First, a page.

The dollar slipped and global stock markets surged, while the Bank of England became the latest central bank to announce more stimulus.
Investors leapt on the prospect of gridlock in Congress and the notion Silicon Valley will be spared greater oversight if the Democrats in fact are unable to control the Senate.
Tech shares in Europe jumped 2.5%, extending a rally of just over 8% this week, while the tech-heavy Nasdaq composite index, S&P 500 and Dow industrials each rose about 2%.
European stocks hit two-week highs on strong earnings results and after the BofE increased its already huge bond-buying stimulus by 150 billion pounds ($195 billion), or about 50 billion pounds more than expected.
The Federal Reserve kept its loose monetary policy intact and pledged again to do whatever it can in coming months to sustain a U.S. economic recovery threatened by the spreading coronavirus pandemic.
"All indications in the market seem to really be putting this whole event in the rearview mirror, which is a little surprising to me considering how tight some of this stuff is," said Patrick Leary, chief market strategist and senior trader at Incapital in Minneapolis.
Equities have surged as the size of a fiscal stimulus deal reached in a divided Congress to support the economy is likely to be much smaller than anticipated under a Biden-led blue wave.
But that likely will force the Fed to pump more money into markets, which ultimately supports equities.
MSCI's benchmark for global equity markets rose 2.15% to 591.38, while Europe's broad FTSEurofirst 300 index closed up 0.94% at 1419.84.
Overnight in Asia, stocks rallied 2% to their highest since February 2018. Japan's Nikkei rose 1.7% to a more than nine-month top, South Korea gained 2.4% and Chinese blue chips added 1.3% on hopes a Biden White House would ease up on tariffs.
The dollar fell to two-week lows against a basket of currencies and a seven-month low against the Japanese yen as the likelihood of a Democratic blue wave in the White House and Congress slowly vanished, snuffing any large U.S. stimulus package.
The dollar index fell 0.86%, while MSCI's benchmark for global equity markets rose 2.15% to 591.38. Emerging markets stocks surged 2.88%.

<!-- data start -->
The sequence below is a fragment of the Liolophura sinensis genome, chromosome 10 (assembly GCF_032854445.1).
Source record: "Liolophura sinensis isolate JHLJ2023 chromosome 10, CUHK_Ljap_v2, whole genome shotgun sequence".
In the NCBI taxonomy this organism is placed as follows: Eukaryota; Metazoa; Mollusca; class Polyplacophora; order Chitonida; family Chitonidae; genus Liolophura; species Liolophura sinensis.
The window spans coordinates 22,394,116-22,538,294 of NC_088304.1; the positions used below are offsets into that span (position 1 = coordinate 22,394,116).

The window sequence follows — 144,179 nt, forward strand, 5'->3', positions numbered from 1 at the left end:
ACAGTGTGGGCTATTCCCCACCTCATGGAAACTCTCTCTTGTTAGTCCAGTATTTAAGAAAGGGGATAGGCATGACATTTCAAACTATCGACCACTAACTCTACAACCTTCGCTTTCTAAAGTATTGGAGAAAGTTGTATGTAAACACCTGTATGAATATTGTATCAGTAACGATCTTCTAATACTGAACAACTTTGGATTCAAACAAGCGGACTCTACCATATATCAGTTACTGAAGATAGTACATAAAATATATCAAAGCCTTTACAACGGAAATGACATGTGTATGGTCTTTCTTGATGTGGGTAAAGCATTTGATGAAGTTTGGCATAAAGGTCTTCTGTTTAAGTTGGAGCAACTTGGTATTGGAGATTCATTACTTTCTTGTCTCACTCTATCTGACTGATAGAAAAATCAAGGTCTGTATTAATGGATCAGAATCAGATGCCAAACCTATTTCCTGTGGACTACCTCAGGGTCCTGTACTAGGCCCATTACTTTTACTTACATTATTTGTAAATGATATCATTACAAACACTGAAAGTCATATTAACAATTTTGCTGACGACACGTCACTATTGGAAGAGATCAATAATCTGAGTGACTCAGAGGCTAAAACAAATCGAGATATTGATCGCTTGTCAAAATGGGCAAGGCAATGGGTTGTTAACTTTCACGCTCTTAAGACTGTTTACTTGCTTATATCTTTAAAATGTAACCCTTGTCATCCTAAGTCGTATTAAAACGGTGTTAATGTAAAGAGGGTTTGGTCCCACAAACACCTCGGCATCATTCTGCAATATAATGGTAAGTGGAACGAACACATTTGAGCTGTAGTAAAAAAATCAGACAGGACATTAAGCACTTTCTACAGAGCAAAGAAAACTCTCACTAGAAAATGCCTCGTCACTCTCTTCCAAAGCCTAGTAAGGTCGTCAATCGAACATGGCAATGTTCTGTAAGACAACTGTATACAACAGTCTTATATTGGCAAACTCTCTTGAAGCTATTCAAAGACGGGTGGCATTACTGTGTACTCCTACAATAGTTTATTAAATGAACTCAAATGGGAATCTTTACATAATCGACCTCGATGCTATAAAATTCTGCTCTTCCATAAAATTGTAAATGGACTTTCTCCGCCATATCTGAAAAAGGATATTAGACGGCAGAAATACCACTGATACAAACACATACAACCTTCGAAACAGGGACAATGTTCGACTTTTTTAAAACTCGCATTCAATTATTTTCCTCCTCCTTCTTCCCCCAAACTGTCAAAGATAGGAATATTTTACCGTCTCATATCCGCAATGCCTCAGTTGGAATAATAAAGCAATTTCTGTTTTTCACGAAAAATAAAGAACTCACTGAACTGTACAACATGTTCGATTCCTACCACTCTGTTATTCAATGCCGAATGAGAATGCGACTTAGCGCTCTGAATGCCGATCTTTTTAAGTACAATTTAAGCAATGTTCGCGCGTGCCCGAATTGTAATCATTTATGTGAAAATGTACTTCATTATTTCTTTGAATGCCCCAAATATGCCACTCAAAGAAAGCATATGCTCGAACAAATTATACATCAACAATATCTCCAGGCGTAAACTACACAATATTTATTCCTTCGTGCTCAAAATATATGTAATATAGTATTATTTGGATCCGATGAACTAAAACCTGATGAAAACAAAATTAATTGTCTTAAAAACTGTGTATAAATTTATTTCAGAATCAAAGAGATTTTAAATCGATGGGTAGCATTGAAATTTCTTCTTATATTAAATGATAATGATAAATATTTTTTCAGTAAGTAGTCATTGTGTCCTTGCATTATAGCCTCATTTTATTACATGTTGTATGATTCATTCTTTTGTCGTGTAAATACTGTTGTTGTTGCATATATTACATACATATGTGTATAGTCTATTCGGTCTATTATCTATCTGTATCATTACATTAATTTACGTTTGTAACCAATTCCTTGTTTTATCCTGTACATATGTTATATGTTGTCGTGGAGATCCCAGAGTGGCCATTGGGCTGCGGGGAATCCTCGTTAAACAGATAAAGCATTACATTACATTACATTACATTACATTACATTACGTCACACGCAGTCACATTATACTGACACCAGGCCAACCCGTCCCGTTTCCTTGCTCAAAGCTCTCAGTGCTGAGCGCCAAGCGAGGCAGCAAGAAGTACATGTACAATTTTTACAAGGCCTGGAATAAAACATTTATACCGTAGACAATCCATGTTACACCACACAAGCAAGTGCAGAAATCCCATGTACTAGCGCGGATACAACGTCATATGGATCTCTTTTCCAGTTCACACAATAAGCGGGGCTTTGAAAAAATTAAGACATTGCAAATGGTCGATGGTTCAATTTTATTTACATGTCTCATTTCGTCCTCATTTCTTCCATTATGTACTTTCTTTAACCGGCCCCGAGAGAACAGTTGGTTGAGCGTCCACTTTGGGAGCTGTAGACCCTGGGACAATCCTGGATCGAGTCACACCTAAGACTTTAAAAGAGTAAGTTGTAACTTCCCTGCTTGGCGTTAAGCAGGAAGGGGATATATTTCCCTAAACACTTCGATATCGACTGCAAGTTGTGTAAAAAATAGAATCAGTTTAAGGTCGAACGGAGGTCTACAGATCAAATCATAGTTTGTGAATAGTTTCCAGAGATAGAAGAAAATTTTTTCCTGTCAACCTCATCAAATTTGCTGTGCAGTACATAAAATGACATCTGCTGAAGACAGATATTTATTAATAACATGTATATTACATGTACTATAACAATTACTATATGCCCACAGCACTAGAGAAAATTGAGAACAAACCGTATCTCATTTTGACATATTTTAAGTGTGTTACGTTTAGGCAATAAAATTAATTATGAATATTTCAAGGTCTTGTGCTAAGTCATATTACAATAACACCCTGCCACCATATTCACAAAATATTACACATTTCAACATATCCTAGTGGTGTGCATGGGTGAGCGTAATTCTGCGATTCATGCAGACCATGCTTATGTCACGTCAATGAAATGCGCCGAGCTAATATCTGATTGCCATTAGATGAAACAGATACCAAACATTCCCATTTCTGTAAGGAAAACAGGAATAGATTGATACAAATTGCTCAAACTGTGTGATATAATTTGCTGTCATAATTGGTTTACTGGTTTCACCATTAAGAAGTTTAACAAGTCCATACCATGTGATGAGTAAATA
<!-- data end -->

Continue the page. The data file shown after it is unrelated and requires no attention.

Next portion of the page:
"The market's assuming that Biden wins the White House but that the Senate is not going to be in the Democrats' hands, so you don't have as big of a stimulus," said Marc Chandler, chief market strategist at Bannockburn Global Forex in New York.
U.S. Treasury yields edged higher after dropping from four-month highs as a large jump in near-term supply to fund stimulus became less likely, reducing the appeal of the debt and weighing on the dollar.
Weak economic growth is putting a damper on the ability to offer higher interest rates for government debt, which is weighing on the dollar, Chandler said.
The euro was up 0.88% to $1.1825 and the Japanese yen strengthened 0.96% versus the greenback to 103.52 per dollar.
The Chinese yuan gained to a more than two-year high of 6.5994. The currency had been slammed by Sino-U.S. disputes since the outbreak of the bilateral trade war in 2018.
Gold surged as the dollar slipped, with spot prices rising 2.35% to $1,947.96 an ounce.
U.S. gold futures settled up 2.7% at $1,946.80.
The 10-year U.S. Treasury note rose 0.2 basis points to 0.7663%.
Italy's five-year bond yields fell below zero for the first time.
Oil prices dropped on growing concerns about weak demand as the economy sputters during a resurgent coronavirus pandemic.
Brent crude futures settled down 30 cents at $40.93 a barrel. U.S. crude futures fell 36 cents to settle at $38.79 a barrel.
© 2023 Thomson/Reuters. All rights reserved.